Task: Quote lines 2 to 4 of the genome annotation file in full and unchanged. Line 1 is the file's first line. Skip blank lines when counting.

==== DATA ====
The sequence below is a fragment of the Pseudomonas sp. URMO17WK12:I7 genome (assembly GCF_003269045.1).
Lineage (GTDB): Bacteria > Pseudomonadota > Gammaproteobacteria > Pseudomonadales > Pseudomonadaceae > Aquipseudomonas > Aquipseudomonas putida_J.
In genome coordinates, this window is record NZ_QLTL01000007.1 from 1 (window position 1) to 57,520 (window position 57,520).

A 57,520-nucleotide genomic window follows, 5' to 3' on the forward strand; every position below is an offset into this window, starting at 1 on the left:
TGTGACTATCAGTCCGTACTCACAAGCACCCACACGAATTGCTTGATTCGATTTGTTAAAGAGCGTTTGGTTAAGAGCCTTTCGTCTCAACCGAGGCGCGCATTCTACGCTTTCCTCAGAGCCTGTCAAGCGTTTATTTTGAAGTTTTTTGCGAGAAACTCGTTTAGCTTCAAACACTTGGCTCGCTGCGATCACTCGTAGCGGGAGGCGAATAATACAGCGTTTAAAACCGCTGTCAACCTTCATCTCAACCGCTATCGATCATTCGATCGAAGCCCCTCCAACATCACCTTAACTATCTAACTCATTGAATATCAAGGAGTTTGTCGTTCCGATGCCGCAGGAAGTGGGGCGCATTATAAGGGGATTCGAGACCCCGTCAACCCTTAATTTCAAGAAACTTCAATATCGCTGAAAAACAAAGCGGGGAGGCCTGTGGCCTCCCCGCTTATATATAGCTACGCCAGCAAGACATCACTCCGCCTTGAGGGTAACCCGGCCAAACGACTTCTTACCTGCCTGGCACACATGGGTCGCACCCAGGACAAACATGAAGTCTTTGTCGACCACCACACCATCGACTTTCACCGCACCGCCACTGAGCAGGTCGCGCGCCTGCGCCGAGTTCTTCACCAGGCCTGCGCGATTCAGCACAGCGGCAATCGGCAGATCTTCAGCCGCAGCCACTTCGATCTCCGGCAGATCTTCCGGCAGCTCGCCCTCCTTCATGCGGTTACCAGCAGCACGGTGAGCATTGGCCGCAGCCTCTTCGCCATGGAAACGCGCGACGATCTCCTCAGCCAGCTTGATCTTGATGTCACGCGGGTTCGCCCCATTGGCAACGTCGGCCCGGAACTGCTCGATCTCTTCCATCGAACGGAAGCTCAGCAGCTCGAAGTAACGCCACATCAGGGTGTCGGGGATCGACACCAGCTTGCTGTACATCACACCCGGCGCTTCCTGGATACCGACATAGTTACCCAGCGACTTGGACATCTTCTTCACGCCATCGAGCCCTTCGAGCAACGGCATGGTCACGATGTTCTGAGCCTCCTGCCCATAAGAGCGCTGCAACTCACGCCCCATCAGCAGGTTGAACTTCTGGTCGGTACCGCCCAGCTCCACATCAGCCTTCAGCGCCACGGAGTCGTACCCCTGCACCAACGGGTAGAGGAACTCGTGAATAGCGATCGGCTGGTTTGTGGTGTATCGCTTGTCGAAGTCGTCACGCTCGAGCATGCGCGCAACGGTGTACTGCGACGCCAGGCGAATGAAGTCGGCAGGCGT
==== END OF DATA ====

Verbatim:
Lineage (GTDB): Bacteria > Pseudomonadota > Gammaproteobacteria > Pseudomonadales > Pseudomonadaceae > Aquipseudomonas > Aquipseudomonas putida_J.
In genome coordinates, this window is record NZ_QLTL01000007.1 from 1 (window position 1) to 57,520 (window position 57,520).

A 57,520-nucleotide genomic window follows, 5' to 3' on the forward strand; every position below is an offset into this window, starting at 1 on the left: